* Divergence is simply flux density (flux, reduced to a certain point).

* Circulation was the amount of spin along a path (put a hula hoop in the water, see if it spins)

* Curl was “circulation density” or the amount of spin at a point. (Shrink the hula hoop to a the size of a cheerio — does it still spin?)

* Gauss’ Law was about the conservation of flux. (If you put a 3d boundary around a faucet, no matter the shape, you should measure the same amount of water crossing the boundary. A smaller boundary will have more flux per surface area, sure, but the same total as a giant, loose boundary).

I think that was the rough order of things. I’m not sure what prompted the analogies, I remember being frustrated/despondent that things weren’t making sense, so I was willing to try anything. “What if it were like this? Like this? Could it be like this?”. Eventually an analogy stuck.

I went back through the formulas we’d learned all semester and reworded them with my analogies (“flux density”, “conservation of flux”, etc.). I no longer had to memorize them, they became statements of truth (like “a circle is round” — I couldn’t forget it).

(The vector calculus articles are some of the first on the site: https://betterexplained.com/articles/category/math/vector-calculus/)

I think the grinding feeling comes from never having had a real “Aha!” moment where things clicked deeply. I had conceptually understood ideas before (learned/memorized and moved on), but it wasn’t a natural-feeling fit. Once you have that first Aha! moment you realize how much you’ve been missing all along. (Like beating the boss without picking up the new weapon.)

Megaman generally is one of the best designed games in terms of teaching players and motivating tbem, with Megaman X often cited as the quintessential example of this. There’s a really good YouTube ( search megaman x sequalitis… warning there’s quite a lot of swearing, but it’s a legit analysis) on how it motivates the player and teaches without being didactic.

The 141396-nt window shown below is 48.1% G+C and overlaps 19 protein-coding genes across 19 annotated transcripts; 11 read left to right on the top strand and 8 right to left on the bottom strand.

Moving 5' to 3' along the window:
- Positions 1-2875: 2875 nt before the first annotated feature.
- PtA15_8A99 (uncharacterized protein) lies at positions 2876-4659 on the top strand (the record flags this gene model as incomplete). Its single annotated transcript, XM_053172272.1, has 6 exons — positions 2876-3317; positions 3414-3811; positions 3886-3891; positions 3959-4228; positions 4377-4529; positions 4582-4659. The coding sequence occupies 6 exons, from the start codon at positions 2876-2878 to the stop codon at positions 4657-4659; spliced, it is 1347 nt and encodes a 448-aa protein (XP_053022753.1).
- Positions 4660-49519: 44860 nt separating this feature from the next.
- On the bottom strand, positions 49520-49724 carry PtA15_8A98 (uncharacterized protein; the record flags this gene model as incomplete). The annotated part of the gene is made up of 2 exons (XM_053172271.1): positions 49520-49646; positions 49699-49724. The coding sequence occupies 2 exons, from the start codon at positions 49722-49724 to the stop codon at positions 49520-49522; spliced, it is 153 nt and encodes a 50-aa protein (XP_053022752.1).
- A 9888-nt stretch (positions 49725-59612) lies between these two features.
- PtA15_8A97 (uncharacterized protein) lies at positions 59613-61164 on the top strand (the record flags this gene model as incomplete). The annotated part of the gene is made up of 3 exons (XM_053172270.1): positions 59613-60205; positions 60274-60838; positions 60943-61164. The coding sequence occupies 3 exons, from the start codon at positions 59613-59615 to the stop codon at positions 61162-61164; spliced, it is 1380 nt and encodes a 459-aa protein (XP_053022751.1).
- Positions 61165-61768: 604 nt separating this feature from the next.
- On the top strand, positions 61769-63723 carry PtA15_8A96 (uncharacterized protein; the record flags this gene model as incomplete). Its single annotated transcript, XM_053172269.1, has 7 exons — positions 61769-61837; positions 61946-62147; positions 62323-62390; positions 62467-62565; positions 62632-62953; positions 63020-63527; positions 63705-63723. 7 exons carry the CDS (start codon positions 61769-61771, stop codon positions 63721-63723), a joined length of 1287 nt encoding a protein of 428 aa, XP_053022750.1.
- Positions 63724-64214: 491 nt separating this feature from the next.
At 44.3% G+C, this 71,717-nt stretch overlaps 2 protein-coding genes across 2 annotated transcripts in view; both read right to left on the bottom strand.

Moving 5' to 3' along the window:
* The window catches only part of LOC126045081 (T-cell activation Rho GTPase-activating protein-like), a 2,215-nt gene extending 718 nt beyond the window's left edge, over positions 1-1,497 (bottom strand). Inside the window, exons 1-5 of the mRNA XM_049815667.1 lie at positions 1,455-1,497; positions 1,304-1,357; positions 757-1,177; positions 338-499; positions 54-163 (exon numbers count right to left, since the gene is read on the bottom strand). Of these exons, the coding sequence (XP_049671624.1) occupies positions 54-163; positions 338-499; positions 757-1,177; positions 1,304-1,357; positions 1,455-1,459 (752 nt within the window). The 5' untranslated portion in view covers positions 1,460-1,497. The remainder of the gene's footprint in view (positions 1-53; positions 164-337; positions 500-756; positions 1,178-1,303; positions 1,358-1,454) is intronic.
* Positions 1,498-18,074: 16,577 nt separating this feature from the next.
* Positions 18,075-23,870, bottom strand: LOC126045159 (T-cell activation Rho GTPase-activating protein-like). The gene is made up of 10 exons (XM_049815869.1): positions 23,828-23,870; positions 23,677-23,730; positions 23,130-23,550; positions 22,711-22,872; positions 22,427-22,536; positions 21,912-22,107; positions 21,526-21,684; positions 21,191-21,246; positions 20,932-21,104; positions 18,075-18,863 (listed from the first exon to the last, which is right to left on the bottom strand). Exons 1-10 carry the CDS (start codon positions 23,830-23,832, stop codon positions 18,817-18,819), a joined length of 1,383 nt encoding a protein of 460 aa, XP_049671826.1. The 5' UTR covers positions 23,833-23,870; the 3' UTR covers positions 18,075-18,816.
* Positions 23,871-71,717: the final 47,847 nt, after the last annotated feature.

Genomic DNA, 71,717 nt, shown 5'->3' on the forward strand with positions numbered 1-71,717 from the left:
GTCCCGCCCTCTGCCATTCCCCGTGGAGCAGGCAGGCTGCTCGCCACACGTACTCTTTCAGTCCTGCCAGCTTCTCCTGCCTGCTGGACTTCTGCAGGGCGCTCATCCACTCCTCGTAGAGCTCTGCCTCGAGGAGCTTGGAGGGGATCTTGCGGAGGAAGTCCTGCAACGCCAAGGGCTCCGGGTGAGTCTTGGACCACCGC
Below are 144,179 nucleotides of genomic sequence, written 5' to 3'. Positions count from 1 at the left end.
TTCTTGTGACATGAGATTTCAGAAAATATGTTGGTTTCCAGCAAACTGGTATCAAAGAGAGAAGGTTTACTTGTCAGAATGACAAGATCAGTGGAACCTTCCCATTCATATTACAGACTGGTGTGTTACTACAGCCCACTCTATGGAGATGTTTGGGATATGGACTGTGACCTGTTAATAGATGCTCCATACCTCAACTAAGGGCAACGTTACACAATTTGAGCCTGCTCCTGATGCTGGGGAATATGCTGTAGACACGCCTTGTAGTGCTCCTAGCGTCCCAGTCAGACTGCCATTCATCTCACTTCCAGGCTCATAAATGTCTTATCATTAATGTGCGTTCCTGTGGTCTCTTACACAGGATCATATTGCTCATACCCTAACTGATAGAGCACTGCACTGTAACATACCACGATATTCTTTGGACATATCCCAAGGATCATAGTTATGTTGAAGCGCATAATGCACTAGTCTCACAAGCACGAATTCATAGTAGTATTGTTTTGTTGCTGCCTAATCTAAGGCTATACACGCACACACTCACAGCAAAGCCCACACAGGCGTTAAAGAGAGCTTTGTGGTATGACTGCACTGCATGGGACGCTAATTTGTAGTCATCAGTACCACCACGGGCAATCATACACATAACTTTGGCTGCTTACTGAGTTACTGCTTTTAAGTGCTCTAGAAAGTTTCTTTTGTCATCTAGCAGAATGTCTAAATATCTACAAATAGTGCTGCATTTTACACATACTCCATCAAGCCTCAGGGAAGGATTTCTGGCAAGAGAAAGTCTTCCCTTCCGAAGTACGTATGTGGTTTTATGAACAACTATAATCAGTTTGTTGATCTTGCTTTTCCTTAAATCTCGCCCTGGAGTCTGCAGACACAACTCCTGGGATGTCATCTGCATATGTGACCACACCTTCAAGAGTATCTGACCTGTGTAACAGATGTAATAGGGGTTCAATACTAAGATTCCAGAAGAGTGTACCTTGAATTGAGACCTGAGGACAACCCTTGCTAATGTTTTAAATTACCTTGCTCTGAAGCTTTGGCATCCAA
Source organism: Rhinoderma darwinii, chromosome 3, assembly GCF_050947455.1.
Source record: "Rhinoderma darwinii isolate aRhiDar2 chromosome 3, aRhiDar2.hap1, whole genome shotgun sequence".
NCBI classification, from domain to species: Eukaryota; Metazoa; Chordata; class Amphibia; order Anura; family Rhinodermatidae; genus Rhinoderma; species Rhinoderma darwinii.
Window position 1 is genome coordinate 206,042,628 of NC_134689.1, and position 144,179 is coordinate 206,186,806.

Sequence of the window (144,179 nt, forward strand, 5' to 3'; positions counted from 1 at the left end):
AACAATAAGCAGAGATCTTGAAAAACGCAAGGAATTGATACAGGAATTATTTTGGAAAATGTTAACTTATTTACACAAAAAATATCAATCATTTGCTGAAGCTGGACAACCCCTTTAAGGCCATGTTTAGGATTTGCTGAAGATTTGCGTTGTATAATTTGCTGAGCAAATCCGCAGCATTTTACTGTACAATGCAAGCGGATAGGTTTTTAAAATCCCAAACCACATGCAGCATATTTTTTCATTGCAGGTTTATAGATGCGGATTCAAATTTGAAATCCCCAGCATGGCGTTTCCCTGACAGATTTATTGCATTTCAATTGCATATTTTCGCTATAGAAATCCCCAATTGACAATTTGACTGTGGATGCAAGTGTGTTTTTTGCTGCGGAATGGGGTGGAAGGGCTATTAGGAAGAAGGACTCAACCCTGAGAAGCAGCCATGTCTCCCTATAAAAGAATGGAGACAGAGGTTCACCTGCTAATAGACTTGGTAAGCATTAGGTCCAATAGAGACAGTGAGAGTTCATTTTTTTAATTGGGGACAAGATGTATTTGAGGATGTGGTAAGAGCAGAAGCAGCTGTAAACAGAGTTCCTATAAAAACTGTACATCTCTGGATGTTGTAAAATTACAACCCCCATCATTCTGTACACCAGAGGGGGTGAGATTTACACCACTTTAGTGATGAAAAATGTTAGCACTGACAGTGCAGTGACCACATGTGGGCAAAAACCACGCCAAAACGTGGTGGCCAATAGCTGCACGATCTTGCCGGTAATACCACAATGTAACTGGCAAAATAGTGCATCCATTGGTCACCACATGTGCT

I love that game. That’s my entire childhood.

Thanks, I’ll check it out! Mega man was extremely motivating as a game.

Thank you Khalid I like the view of learning something to understand something. I used to use that concept in science and it made me make better connections and move a 34 to a 97! I never thought it would be possible in math because the text book looks like each idea is separate and just has to be learned, it’s hard to find progression or an this might connect to this. I like your mr Euler idea especially.

That’s awesome, I love hearing when someone overcomes the idea that math can’t make sense. With the right approach, anything can… keep it up! :)

Great insight, Kalid! I wish math teachers all over the world read Better Explained! :)

Thanks!

Thanks I finally beat Megaman after so many years

I agree that at times learning can be a grind when you want to fully understand it. Next think you know, teachers are trying to layer more knowledge upon a fragile foundation. I subscribe to the idea that building a interconnected web of knowledge, and making analogies/associations to existing knowledge really solidifies concepts. Could you explorer the idea of intuition being nothing more than a highly complex web of neurons that has associated various branches of subject matter? Whatever it may be, developing an intuition can take years as you say, and most people don’t look any deeper than the initial layer of understanding. Also learning happens at different rates for each person, but unfortunately our educational system is very regimented and structured which could prohibit some great minds entering those institutions. Enough of my ramblings, great post!